A new Flash Report prepared by the European Social policy Network (ESPN) has just become available and provides information on the ambitious French Act on adapting society to an ageing population.
Beginning 2016, the Act on adapting society to an ageing population entered into force marking a turning point in long-term care policies in France which traditionally focused on the dependency of the elderly.
The reform intends to meet the rapidly increasing demand for long-term care in France through a comprehensive, cross-cutting approach which is based on three pillars:
- Anticipating loss of autonomy by better meeting the demands of the elderly in terms of housing, transport, social and civic life, and in doing so preventing and combating their isolation.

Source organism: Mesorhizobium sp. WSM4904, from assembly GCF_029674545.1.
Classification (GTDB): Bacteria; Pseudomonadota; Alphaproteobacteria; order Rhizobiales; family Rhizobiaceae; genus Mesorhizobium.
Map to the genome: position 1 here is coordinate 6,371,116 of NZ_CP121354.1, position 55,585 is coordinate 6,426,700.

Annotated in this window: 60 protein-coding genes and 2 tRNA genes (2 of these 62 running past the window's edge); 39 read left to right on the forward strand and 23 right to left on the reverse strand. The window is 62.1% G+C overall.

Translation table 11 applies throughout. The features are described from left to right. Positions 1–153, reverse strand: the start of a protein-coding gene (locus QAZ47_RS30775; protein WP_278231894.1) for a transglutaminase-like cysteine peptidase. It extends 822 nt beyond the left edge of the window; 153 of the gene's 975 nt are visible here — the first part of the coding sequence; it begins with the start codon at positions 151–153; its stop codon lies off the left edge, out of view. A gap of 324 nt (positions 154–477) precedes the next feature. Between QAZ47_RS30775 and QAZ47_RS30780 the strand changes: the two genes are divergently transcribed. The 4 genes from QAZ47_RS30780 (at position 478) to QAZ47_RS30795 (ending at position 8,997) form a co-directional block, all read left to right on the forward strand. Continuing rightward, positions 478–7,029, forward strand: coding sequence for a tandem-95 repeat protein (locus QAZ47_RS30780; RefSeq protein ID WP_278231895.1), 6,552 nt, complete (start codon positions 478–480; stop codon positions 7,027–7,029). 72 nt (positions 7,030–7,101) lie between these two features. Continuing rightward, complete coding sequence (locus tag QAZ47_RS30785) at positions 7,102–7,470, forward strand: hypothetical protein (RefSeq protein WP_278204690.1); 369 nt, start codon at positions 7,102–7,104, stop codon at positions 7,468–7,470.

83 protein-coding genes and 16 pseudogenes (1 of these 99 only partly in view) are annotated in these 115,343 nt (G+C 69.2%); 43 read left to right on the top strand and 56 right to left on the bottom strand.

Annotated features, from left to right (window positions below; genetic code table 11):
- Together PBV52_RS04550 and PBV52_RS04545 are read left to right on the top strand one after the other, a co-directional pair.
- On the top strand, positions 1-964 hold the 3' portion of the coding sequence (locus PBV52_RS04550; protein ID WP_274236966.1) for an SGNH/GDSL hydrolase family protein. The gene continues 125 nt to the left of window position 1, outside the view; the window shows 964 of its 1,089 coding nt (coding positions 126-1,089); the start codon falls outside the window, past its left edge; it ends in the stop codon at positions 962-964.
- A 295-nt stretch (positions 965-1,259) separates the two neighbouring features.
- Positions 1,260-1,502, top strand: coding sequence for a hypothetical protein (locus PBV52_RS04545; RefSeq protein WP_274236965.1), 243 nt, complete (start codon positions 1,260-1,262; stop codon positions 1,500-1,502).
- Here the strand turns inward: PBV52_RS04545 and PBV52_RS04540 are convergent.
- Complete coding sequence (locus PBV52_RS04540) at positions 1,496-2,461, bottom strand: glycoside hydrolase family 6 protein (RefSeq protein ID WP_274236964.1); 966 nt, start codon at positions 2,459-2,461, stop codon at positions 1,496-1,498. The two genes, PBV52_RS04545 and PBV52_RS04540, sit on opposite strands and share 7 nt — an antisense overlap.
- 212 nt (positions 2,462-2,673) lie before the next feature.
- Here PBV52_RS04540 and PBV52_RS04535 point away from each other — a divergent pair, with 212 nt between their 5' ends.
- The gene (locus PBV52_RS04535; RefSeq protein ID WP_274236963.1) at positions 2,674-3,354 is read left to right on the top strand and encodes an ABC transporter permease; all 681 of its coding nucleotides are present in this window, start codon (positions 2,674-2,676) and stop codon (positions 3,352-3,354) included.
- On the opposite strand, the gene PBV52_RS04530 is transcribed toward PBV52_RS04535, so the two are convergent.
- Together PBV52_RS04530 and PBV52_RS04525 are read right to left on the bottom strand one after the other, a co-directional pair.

- Adapting society to ageing by measures such as adjusting 80,000 private houses by 2017, renovating residence accommodation for independent living and encouraging seniors to become involved in volunteering activities.
- Support for older people facing loss of autonomy so that they can stay at home as long as possible. This pillar also includes a reform of the “personal independence allowance” (Allocation personnalisée d’autonomie – APA) and measures to support informal carers.